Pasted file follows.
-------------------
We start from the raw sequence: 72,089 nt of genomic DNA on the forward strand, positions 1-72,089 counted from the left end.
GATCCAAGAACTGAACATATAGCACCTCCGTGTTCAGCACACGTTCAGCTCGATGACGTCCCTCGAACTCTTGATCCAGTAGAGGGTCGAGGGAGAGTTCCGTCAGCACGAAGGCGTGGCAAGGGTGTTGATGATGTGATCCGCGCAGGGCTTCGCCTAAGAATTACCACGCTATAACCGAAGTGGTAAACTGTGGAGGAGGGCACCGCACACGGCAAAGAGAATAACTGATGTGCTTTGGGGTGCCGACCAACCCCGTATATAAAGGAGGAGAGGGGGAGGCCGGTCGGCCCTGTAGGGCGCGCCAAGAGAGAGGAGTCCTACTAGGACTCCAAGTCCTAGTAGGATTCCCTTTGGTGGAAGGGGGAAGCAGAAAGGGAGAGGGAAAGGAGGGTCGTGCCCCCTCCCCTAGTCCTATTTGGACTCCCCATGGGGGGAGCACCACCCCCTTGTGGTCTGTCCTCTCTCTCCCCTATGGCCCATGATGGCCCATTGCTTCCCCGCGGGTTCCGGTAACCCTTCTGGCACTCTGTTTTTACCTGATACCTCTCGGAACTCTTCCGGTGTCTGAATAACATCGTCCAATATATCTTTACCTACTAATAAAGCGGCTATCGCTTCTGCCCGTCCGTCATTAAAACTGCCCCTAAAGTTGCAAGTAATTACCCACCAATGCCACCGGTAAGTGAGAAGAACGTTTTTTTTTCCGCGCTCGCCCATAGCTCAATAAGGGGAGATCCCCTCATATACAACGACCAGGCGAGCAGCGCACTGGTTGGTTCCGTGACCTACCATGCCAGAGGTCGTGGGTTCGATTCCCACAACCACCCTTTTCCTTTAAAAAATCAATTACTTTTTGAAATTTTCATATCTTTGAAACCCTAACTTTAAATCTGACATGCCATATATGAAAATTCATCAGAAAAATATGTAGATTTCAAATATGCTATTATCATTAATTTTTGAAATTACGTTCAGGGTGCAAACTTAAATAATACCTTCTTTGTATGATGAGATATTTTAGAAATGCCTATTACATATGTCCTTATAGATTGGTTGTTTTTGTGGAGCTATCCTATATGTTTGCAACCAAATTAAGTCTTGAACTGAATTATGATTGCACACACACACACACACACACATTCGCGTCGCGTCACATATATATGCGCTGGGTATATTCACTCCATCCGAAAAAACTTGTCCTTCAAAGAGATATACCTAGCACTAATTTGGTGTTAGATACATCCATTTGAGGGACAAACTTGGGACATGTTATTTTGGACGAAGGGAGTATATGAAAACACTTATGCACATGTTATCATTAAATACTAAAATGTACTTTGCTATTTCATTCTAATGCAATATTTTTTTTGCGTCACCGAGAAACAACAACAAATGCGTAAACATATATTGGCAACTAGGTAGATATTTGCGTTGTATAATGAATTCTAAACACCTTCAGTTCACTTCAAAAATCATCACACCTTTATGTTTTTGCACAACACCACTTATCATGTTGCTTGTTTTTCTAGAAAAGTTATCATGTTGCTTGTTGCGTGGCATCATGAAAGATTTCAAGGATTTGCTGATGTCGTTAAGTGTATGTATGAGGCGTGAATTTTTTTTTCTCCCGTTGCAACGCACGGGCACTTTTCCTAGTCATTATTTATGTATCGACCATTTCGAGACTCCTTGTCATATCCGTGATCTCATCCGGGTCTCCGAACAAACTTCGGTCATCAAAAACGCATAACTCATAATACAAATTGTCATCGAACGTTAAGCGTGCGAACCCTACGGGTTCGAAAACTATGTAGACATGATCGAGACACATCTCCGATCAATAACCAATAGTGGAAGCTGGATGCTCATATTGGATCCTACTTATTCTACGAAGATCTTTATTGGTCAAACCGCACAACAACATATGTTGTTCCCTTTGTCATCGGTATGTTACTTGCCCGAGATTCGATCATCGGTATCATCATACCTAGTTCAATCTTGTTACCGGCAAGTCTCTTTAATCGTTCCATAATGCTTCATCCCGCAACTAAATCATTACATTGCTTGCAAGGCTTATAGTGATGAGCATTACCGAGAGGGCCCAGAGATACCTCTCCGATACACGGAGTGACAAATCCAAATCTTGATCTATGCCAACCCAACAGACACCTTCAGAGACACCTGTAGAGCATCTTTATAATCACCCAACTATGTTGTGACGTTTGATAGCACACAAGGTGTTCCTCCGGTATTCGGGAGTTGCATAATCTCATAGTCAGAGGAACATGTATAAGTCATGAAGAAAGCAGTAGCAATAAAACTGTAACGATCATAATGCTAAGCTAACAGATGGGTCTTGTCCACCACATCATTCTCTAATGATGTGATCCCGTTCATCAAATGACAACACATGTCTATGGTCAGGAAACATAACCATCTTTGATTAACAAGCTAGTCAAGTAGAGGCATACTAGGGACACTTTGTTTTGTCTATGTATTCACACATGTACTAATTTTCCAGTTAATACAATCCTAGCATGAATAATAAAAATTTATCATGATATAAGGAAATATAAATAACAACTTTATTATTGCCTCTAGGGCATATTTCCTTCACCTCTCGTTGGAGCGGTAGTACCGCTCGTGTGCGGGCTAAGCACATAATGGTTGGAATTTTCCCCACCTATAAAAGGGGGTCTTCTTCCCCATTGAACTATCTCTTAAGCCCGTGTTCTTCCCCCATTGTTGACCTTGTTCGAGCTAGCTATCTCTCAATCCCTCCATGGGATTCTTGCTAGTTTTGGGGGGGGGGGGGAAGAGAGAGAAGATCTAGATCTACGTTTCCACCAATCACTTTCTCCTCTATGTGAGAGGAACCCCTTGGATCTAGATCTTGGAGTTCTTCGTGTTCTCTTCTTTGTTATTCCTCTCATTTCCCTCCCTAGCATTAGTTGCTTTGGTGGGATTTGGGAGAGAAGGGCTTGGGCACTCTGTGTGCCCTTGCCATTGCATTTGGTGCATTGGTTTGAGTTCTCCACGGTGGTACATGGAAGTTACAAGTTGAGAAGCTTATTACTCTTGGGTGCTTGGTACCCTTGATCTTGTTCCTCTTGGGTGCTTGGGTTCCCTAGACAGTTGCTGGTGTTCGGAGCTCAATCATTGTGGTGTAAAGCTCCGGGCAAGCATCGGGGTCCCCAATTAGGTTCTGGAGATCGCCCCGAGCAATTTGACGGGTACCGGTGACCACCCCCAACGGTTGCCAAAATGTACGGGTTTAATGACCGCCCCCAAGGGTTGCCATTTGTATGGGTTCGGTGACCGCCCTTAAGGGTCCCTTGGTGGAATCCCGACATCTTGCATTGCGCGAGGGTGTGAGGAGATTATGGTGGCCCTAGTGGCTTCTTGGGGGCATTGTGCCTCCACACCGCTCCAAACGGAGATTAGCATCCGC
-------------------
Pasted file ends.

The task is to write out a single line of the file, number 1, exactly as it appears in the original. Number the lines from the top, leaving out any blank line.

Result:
We start from the raw sequence: 72,089 nt of genomic DNA on the forward strand, positions 1-72,089 counted from the left end.